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Economic Crises, Stabilisation Policy and Output in Emerging Market Economies

  • Leon du Toit

    ()

    (Bureau for Economic Research, University of Stellenbosch)

The recent macroeconomic history of emerging market economies is coloured with economic crises of all kinds, ranging from debt-crises, through hyperinflationary periods to currency crises to name but a few. Much of the empirical literature notes that alongside fast-paced structural change this has resulted in volatile business cycles and a difficult environment for stabilisation policy. Both short- and long-run output dynamics are shaped by the multidimensional exposure of EMEs to economic shocks. The paper uses an SVAR analysis and finds that in spite of high degrees of output volatility, the conduct of stabilisation policy has sometimes been successful in dampening short-run output fluctuations. However, even when stabilisation has been successful, the effect on overall output volatility has been negligible when compared to supply-side shocks. The results show that economic crises are associated with large negative supply shocks which are only counteracted by stabilisation policy to a very small extent. These crisis-related supply shocks, in turn, have large negative effects on potential GDP growth, which are only reversible when positive supply shocks regain lost ground. Given the institutional origin of the economic crises, the paper suggests that for stabilisation policy to become more effective in lowering output volatility and maintaining long-term growth potential, it must be supported by appropriate supply-side measures which insulate EMEs against large negative supply shocks and help them to recover in the wake of economic crises.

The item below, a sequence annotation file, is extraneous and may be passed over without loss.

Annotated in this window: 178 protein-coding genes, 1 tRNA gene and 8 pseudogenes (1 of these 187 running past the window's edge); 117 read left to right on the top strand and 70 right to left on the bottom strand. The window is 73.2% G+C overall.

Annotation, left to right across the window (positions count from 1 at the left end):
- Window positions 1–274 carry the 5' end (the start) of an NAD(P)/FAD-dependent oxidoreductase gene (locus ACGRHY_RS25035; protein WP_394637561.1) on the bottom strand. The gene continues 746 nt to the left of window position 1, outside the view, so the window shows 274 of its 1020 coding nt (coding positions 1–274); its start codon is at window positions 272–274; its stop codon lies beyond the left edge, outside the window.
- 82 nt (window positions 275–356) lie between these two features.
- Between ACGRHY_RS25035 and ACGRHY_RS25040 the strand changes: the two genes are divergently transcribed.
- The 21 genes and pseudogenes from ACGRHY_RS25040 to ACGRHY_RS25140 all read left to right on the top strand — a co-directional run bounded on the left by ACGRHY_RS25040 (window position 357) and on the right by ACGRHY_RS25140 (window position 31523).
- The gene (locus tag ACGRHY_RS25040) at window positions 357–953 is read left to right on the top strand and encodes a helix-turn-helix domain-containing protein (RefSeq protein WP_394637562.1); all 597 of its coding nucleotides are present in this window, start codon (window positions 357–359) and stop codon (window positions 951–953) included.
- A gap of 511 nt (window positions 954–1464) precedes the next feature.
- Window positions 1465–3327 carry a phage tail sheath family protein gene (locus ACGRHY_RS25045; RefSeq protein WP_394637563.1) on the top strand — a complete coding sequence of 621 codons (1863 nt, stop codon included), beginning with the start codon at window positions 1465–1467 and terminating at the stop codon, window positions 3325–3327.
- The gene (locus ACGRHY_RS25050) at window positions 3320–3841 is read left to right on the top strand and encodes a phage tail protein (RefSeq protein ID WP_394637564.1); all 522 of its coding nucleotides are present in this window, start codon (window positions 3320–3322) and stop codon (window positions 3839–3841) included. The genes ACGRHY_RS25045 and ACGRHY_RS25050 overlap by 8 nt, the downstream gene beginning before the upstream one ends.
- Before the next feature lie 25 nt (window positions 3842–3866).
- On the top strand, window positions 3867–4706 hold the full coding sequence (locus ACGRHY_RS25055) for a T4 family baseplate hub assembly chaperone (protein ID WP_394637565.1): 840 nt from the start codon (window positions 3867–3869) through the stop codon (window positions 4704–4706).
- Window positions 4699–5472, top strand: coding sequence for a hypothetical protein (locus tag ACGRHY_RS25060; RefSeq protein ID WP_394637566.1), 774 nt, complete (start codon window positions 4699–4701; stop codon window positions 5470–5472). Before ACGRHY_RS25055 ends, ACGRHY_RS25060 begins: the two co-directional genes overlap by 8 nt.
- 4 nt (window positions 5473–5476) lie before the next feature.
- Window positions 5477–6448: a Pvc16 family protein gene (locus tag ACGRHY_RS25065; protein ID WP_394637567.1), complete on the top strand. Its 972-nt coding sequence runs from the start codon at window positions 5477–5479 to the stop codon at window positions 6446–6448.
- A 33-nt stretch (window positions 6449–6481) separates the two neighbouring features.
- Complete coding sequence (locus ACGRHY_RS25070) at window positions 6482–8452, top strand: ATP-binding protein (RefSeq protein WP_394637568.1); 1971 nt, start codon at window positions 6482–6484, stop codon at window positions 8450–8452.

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File URL: http://www.ekon.sun.ac.za/wpapers/2009/wp202009/wp-20-2009.pdf
File Function: First version, 2009
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Paper provided by Stellenbosch University, Department of Economics in its series Working Papers with number 20/2009.

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Date of creation: 2009
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Handle: RePEc:sza:wpaper:wpapers93
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